During what was probably a weekend landscaping chore, some Phoenix homeowners got more than they bargained for when they started digging a hole for a tree. To their surprise, they dug up a duffle bag that contained a hidden stash of 4 guns and several magazines. This is all according to a post by the Phoenix Police Department who currently has the contents of the duffle bag under investigation.
Phoenix Homeowners find Hidden Stash of Guns Buried
Homeowners in a west valley home were digging a hole for a tree when they dug up more than they asked for!
Although the rifles look like they are in poor shape, I am sure that a bit of TLC would have most of this back up and running in short order. In clockwise order I believe the following firearms can be identified as follows:
CAR-15 Submachine Gun
It’s possible that this is a genuine Colt CAR-15 but it’s also possible that this is just a replica semi-auto that is made to look like one. In either case, I highly doubt that if it is a replica, the person who put it together took the time to register it as an NFA item.
The Uzi pistol is a less common sight than its big brother but is also a very popular choice for those who want the Uzi look and feel without any of the fun parts (full auto and stock). In any case, the Uzi is a rarity mostly because it was only produced for about 9 years initially. Uzi now makes a newer version of the pistol called the Uzi Pro Pistol.
One of the few firearms on this list that I have had the pleasure of shooting full auto. From the factory, the submachine gun can fire at a cyclic rate of 1,200 rpm however, with the right components installed, it can reach a staggering fire rate of up to 1,800 rpm. However, I don’t think this one will be doing any full-auto firing for quite some time – or ever. The M-11/9 is still a popular choice today for those who want to obtain a pre-86 ban machine gun without taking out a second mortgage on their house.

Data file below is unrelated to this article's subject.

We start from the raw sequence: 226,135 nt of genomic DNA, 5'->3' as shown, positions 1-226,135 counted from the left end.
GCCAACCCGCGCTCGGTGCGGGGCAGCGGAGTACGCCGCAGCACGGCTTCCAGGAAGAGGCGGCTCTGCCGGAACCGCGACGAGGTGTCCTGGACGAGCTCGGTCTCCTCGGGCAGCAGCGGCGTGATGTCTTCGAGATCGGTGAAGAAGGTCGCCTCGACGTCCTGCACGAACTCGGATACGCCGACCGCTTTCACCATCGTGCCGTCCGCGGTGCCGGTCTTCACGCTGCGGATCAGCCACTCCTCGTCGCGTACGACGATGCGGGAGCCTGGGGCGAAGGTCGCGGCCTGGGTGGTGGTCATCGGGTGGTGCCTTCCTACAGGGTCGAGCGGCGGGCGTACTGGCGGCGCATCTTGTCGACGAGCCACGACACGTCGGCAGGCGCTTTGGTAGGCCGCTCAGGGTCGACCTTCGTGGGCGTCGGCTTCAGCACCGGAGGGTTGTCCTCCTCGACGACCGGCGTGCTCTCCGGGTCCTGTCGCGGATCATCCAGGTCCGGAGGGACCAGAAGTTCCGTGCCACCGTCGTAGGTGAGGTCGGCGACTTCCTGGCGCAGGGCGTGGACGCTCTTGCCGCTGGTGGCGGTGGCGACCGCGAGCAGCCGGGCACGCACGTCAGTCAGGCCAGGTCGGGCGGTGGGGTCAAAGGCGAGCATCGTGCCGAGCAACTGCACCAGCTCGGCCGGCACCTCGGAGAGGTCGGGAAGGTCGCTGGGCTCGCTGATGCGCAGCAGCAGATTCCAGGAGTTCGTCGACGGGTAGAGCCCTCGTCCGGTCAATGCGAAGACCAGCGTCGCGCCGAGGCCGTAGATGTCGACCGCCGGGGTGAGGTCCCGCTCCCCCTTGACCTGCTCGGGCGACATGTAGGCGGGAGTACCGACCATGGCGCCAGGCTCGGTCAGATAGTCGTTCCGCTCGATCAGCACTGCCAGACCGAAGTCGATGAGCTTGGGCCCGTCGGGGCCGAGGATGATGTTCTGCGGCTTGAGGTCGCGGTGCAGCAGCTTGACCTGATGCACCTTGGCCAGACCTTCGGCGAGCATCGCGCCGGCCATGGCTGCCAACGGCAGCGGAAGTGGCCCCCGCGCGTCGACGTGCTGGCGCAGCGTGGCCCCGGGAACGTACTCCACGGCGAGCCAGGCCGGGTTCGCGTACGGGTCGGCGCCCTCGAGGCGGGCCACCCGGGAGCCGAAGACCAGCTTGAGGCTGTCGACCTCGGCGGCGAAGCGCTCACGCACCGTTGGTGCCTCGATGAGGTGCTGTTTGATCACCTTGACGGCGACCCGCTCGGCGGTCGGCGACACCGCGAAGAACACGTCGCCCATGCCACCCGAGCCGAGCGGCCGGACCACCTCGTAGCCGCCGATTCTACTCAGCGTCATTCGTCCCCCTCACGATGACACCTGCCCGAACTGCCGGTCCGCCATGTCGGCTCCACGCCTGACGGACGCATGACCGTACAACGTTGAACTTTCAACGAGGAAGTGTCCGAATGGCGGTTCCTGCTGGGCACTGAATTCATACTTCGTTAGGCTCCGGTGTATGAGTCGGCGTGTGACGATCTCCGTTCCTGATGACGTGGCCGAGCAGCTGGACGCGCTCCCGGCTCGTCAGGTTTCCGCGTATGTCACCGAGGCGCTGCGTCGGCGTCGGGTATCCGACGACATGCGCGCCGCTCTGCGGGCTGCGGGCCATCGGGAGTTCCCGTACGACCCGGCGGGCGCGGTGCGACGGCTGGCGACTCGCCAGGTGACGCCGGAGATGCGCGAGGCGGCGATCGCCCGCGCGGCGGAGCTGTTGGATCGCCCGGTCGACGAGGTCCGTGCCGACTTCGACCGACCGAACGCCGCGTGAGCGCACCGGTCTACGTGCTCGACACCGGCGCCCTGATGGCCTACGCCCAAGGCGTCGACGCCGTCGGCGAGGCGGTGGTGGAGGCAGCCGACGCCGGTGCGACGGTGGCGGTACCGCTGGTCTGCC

IMI Galil ARM
This one instantly sparks memories of watching Heat for the first time (especially when combined with the duffle bag) as this is the rifle that gets little screen time but always has every gun guy’s britches soaking as soon as it is recognized on screen. The Galil ARM can be identified mostly because of its unique-looking handguard and tubular folding stock. In the heist movie Heat, the character Cheritto is seen wielding the rifle several times throughout the bank robbery scene.
One has to wonder why these firearms were placed into a hidden stash in the first place and in such poor condition. If the plan was to store these firearms for later use then why weren’t they placed in any sort of protective plastic coating. If they were stashed for just a short amount of time and meant to be picked up quickly afterward, what happened to the people that buried them, and what were the plans for the firearms down the road? Personally, everything seen here screams bank robbery but I’d like to hear your thoughts!
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